By Staff | September 16, 2009 | Last updated on September 16, 2009
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Unemployment in Canada will reach almost 10% by next year, despite the federal government’s stimulus efforts, according to the Organization for Economic Co-Operation and Development (OECD).

The OECD’s annual employment outlook says the recession’s impact on the labour market could be worse than the last recession of the early 1990s.

“Even if the unemployment rate has already peaked, Canada’s labour market typically takes a long time to recover from recessions,” the 30-member group said in the report.

The estimate contradicts other indicators which suggest the pace of job losses may be easing. According to the Conference Board of Canada’s new help-wanted index, there was an increase in new online job postings in August, a hopeful sign that the labour market is poised for a recovery.

Canada’s unemployment rate is currently 8.7%, and is expected to continue upward. Royal Bank of Canada chief economist Craig Wright said Wednesday he expects the jobless rate to hit 10% later this year and drop to 9.7% by the end of 2010.

The OECD reports that job losses have been particularly acute among Canadian working-age men, “reflecting a high concentration of job losses in traditionally male-dominated industries such as manufacturing and construction.” It also says the federal government’s fiscal package should have a “relatively large effect” in curbing job cuts, estimating that the spending package will reduce job losses by between 0.7% and 1.1%.

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RBC predicts modest economic growth

The Canadian economy is gaining steam under aggressive economic polices, says RBC Economics.

In its latest report, RBC predicts that although the Canadian economy contracted at an average rate of 3.4% in the second quarter, the stage is set for a return to positive growth by Q3. The report projects that the Canadian economy will grow by 2.0 and 2.4% in the third and fourth quarters of 2009, respectively, and 2.6% in 2010.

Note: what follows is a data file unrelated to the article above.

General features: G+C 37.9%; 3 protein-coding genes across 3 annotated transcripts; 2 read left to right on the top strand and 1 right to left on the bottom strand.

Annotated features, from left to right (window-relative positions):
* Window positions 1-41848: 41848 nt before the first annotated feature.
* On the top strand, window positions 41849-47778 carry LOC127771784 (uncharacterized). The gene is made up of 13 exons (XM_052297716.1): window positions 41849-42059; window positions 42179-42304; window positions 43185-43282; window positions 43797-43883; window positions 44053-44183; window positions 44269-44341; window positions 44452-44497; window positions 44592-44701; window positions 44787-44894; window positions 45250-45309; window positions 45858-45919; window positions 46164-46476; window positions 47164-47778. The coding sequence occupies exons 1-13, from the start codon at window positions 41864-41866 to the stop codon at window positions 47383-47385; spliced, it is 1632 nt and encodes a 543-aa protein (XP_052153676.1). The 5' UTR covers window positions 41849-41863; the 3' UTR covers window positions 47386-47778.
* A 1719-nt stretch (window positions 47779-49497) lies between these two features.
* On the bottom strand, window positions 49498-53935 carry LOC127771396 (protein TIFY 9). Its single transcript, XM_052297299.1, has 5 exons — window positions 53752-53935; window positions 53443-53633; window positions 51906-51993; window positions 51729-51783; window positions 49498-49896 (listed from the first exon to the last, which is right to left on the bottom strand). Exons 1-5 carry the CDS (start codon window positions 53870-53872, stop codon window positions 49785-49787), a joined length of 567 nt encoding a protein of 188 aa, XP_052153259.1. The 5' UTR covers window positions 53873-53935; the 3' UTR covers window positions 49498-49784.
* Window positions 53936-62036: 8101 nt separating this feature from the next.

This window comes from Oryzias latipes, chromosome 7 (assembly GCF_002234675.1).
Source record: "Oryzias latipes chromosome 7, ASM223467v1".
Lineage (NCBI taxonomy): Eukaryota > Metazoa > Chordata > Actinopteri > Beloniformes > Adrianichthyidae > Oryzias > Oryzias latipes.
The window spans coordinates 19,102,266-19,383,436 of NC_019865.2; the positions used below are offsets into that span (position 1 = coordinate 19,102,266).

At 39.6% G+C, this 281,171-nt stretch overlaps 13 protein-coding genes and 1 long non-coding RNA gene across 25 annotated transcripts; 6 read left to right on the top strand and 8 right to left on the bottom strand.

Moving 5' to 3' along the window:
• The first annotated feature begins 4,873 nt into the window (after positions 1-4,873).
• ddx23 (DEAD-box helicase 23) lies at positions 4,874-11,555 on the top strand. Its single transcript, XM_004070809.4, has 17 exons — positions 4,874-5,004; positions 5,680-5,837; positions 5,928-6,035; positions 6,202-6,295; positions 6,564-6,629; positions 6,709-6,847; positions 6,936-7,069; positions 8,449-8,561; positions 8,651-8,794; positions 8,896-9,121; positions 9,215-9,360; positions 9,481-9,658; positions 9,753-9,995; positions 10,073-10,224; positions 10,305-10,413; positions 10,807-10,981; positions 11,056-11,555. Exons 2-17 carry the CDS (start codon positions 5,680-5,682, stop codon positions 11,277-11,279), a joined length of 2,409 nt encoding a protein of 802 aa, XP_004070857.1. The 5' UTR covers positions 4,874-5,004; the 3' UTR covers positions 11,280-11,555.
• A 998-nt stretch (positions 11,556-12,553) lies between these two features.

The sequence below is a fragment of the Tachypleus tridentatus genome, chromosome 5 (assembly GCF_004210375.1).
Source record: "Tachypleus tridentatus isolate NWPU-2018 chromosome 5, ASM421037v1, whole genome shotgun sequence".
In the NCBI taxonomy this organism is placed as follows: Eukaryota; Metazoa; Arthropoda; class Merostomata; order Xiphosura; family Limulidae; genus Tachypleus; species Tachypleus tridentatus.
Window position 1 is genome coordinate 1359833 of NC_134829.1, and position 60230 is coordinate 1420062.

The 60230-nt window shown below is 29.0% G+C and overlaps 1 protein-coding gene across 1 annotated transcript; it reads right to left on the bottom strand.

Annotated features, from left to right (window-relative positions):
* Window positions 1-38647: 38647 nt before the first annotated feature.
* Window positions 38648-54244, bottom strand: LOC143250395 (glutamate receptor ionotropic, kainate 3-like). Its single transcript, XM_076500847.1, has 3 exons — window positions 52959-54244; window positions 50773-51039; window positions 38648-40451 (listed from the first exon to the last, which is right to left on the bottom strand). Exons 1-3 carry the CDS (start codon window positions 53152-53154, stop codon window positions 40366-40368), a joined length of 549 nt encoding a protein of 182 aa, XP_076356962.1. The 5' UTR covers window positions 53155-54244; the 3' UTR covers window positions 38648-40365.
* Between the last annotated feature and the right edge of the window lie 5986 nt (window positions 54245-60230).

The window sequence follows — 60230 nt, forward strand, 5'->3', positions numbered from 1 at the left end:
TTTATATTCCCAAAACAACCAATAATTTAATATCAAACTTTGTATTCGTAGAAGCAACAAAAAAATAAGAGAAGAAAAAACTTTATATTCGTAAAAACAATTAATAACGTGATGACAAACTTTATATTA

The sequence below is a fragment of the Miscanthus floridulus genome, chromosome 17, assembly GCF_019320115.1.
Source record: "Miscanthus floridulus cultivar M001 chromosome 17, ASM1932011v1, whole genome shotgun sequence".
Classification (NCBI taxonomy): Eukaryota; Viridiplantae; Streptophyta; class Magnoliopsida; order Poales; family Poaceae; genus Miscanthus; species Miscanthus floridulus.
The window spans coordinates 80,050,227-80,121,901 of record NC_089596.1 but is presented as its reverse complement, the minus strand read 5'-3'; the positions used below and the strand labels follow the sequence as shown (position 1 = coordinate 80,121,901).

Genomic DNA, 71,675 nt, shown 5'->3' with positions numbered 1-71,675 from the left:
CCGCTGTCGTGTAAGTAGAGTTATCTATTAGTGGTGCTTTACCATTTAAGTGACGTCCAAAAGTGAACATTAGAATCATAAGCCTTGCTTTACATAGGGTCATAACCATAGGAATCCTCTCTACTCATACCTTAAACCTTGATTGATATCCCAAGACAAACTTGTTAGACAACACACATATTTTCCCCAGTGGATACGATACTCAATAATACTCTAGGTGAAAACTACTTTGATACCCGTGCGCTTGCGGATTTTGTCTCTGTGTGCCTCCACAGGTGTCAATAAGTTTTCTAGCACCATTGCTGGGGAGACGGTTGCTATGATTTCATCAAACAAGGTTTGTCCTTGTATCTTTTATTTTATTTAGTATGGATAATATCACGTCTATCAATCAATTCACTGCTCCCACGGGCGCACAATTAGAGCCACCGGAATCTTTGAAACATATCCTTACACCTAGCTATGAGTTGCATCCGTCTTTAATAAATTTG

RBC is expecting a sharp rebound in auto production in the third quarter and a recovery in the housing market leading the economic charge.

“Improved financial markets, low borrowing rates and fiscal stimulus have moved Canada’s economy forward,” said Craig Wright, senior vice-president and chief economist, RBC.

Not everything is rosy though. Consumer spending is still handcuffed by the 8.7% unemployment rate, which RBC sees edging higher by year’s end.

For a complete copy of the forecast, please click here.

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Deadline for CIA nominations looms

The closing date for the Canadian Investment Awards is fast approaching. Final applications are due September 30th, 2009 and entrants are asked to complete their submissions at

The winners will be announced at the Canadian Investment Awards Gala held on Wednesday, December 2nd at the Fairmont Royal York in Toronto.

In its 15th year, the Canadian Investment Awards and Gala recognizes the excellence in Canadian investment products and firms.

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Invesco Trimark launches “Human Spirit Index”

Invesco Trimark thinks Canadians have coped very well in hard times and wants to reward them.

With the launch of the “Resiliency” campaign, visitors to the official site — — will gain access to perspectives on market cycles, investment decisions and dealing with financial crises.

“Last year was one of the worst financial periods in our lifetime,” said Peter Intraligi, president of Invesco Trimark. “We believe the best thing for investors is to focus on the things they can control. Seeking to better understand investment insights is a great place to start.”

Unique to the site is the “Human Spirit Index” (HSI), which brings together information from various international online sources to capture “a daily reading of the human spirit using five universal factors of well-being: physical, intellectual, spiritual, economic and social.”

Invesco Trimark claims the index will track how resilient the human spirit can be during challenging economic times.

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Pension fund assets continue slide

In the third consecutive quarter of declines, retirement savings held in employer-sponsored pension funds fell $19.8 billion, or 2.4%, in the first quarter of 2009, reports Statistics Canada.

Employer-sponsored pension funds amounted to $791.1 billion at the end of the first quarter of 2009, down $163.5 billion from a high of $954.6 billion at the end of 2007. First quarter expenditures of $31.4 billion eclipsed revenues of $17.6 billion for a negative cash flow of $13.8 billion.

StatsCan says the negative cash flow is due to continuing losses on the sale of securities, and reduced investment income and pension contributions, which both typically peak in the fourth quarter of each year.

(09/16/09) staff


The staff of have been covering news for financial advisors since 1998.